On 2017/06/08 1:44, Robert Haas wrote:
> On Wed, Jun 7, 2017 at 7:47 AM, Ashutosh Bapat
> <ashutosh.ba...@enterprisedb.com> wrote:
>> In ATExecAttachPartition() there's following code
>> 13715         partnatts = get_partition_natts(key);
>> 13716         for (i = 0; i < partnatts; i++)
>> 13717         {
>> 13718             AttrNumber  partattno;
>> 13719
>> 13720             partattno = get_partition_col_attnum(key, i);
>> 13721
>> 13722             /* If partition key is an expression, must not skip
>> validation */
>> 13723             if (!partition_accepts_null &&
>> 13724                 (partattno == 0 ||
>> 13725                  !bms_is_member(partattno, not_null_attrs)))
>> 13726                 skip_validate = false;
>> 13727         }
>> partattno obtained from the partition key is the attribute number of
>> the partitioned table but not_null_attrs contains the attribute
>> numbers of attributes of the table being attached which have NOT NULL
>> constraint on them. But the attribute numbers of partitioned table and
>> the table being attached may not agree i.e. partition key attribute in
>> partitioned table may have a different position in the table being
>> attached. So, this code looks buggy. Probably we don't have a test
>> which tests this code with different attribute order between
>> partitioned table and the table being attached. I didn't get time to
>> actually construct a testcase and test it.

There seem to be couple of bugs here:

1. When partition's key attributes differ in ordering from the parent,
   predicate_implied_by() will give up due to structural inequality of
   Vars in the expressions.  By fixing this, we can get it to return
   'true' when it's really so.

2. As you said, we store partition's attribute numbers in the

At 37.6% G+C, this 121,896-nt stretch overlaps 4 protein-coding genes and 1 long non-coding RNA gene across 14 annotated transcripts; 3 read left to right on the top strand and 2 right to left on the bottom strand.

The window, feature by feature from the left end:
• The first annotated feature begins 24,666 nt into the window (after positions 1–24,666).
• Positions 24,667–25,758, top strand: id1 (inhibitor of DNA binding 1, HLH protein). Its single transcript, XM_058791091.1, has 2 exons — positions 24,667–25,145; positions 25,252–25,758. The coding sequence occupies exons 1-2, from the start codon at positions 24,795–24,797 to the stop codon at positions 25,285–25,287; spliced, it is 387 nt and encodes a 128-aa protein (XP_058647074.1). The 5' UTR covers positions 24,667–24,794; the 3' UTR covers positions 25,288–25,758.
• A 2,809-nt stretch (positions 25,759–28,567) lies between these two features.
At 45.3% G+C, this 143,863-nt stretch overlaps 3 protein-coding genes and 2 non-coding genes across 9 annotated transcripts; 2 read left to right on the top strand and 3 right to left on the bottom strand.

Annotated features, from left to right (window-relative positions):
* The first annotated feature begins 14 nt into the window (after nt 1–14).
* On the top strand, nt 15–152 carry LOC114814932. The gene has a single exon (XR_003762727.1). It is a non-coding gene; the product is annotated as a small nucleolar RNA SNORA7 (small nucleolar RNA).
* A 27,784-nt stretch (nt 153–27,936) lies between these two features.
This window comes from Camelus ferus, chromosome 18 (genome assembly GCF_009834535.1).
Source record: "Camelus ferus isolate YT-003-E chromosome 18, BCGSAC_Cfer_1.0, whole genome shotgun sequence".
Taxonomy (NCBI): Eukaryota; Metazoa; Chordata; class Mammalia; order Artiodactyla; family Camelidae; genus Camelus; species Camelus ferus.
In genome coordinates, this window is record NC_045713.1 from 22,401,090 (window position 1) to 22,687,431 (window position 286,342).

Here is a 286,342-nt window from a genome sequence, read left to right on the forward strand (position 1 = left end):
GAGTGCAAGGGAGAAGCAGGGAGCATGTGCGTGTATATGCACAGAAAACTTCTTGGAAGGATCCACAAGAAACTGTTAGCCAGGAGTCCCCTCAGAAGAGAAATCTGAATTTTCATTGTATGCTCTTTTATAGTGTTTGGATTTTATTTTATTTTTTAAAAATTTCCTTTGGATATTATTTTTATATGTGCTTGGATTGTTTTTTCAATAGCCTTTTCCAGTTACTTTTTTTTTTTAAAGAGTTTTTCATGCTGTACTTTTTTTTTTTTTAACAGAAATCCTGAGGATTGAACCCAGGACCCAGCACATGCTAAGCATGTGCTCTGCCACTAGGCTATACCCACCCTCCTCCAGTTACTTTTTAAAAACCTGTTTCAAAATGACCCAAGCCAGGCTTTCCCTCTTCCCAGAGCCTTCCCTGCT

not_null_attrs bitmap, but then check partattno (which is the parent's
   attribute number which might differ) against the bitmap, which seems
   like it might produce incorrect result.  If, for example,
   predicate_implied_by() set skip_validate to true, and the above code
   failed to set skip_validate to false where it should have, then we
   would wrongly end up skipping the scan.  That is, rows in the partition
   will contain null values whereas the partition constraint does not
   allow it.  It's hard to reproduce this currently, because with
   different ordering of attributes, predicate_refute_by() never returns
   true (as mentioned in 1 above), so skip_validate does not need to be
   set to false again.

Consider this example:

create table p (a int, b char) partition by list (a);

create table p1 (b char not null, a int check (a in (1)));
insert into p1 values ('b', null);

Note that not_null_attrs for p1 will contain 1 corresponding to column b,
which matches key attribute of the parent, that is 1, corresponding to
column a.  Hence we end up wrongly concluding that p1's partition key
column does not allow nulls.

> I think this code could be removed entirely in light of commit
> 3ec76ff1f2cf52e9b900349957b42d28128b7bc7.

I am assuming you think that because now we emit IS NOT NULL constraint
internally for any partition keys that do not allow null values (including
all the keys of range partitions as of commit
3ec76ff1f2cf52e9b900349957b42d28128b7bc7).  But those IS NOT NULL
constraint expressions are inconclusive as far as the application of
predicate_implied_by() to determine if we can skip the scan is concerned.
So even if predicate_implied_by() returned 'true', we cannot conclude,
just based on that result, that there are not any null values in the
partition keys.

The code in question is there to check if there are explicit NOT NULL
constraints on the partition keys.  It cannot be true for expression keys,
so we give up on skip_validate in that case anyway.  But if 1) there are
no expression keys, 2) all the partition key columns of the table being
attached have NOT NULL constraint, and 3) predicate_implied_by() returned
'true', we can skip the scan.


I am working on a patch to fix the above mentioned issues and will post
the same no later than Friday.


Sent via pgsql-hackers mailing list (pgsql-hackers@postgresql.org)
To make changes to your subscription:

Reply via email to